Updates were also made to strut and tie methodology (STM) that included the removal of bottle-shaped struts from the code and the inclusion of minimum reinforcing requirements in STM. Other STM improvements included curved-bar nodes and knee joints.
Ease of Use
While organizational changes were minimal, some new formatting features in ACI 318-19 enhance the document’s usability. Full-color and three-dimensional illustrations are included, improving clarity. The index was expanded and interactive links were added to the online version of the document, in an effort to help users quickly find code provisions.
Chapter 26, “Construction Documents and Inspection,” has seen significant updates since 318-14. Inspection requirements are unified in this chapter, including the relocation of anchor inspection requirements from Chapter 17. The chapter now recognizes that projects may have roles for multiple design engineers and provides a framework for their coordination of work. As higher strength concretes have been developed over time, using the standard definition of modulus of elasticity may not be adequate for certain projects. Therefore, the definition for modulus of elasticity was updated using data from external documents and best practices. For certain materials that are becoming commonplace in the industry (such as alternative cements, crushed hydraulic-cement concrete or recycled aggregates), 318-19 Chapter 26 outlines precautions for designers who are considering their use.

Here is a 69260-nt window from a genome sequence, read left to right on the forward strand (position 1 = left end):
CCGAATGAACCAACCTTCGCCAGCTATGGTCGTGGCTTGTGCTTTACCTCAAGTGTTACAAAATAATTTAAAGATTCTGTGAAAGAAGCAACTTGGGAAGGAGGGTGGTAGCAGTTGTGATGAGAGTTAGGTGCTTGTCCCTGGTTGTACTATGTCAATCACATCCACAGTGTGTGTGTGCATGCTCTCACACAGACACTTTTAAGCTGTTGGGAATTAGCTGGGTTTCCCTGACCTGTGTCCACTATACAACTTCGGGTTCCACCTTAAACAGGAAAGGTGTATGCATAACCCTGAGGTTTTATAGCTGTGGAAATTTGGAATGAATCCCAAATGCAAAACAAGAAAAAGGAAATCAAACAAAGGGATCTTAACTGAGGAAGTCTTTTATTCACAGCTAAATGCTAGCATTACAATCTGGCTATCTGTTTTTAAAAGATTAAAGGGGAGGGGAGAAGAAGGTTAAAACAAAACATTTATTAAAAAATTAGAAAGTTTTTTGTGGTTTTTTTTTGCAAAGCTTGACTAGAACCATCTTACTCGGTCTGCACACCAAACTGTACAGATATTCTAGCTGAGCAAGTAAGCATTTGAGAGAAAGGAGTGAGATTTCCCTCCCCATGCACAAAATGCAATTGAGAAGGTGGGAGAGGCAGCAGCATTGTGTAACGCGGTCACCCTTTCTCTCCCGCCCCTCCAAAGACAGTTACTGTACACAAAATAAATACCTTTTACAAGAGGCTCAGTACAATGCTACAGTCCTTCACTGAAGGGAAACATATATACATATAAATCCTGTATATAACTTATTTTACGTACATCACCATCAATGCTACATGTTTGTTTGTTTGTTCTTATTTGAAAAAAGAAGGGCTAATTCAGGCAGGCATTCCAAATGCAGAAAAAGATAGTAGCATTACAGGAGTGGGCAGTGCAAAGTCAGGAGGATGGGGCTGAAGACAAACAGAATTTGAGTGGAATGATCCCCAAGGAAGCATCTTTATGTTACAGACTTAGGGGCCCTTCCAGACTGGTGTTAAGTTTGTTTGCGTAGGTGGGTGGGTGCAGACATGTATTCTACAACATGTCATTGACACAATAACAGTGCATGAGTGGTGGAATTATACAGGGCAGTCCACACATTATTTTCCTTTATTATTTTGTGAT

ACI 318-19 also identifies qualification training programs for inspectors/installers and lists certification requirements. By stating certification requirements directly in the code, the information becomes more easily accessible to engineers.
Printed and digital formats of ACI 318-19 are available at concrete.org. Versions are available in inch-pound units, and SI units. ACI 318-19 is also available to subscribers of the online ACI Collection of Concrete Codes, Specifications, and Practices. Additionally, the Institute is hosting public and in-house seminars to introduce users to ACI 318-19 – visit concrete.org for locations and to learn more.
Dr. Jack P. Moehle is the Chair of ACI 318 Building Code Committee and is the Ed and Diane Wilson Professor of Structural in the Department of Civil and Environmental Engineering at UC Berkeley. He has played a leading role in the development of building codes and professional engineering guidelines on subjects related to reinforced concrete and earthquake engineering. He is a Fellow of the American Concrete Institute, Structural Engineering Institute of ASCE, and the Structural Engineers Association of California, and is an elected member of the U.S. National Academy of Engineering.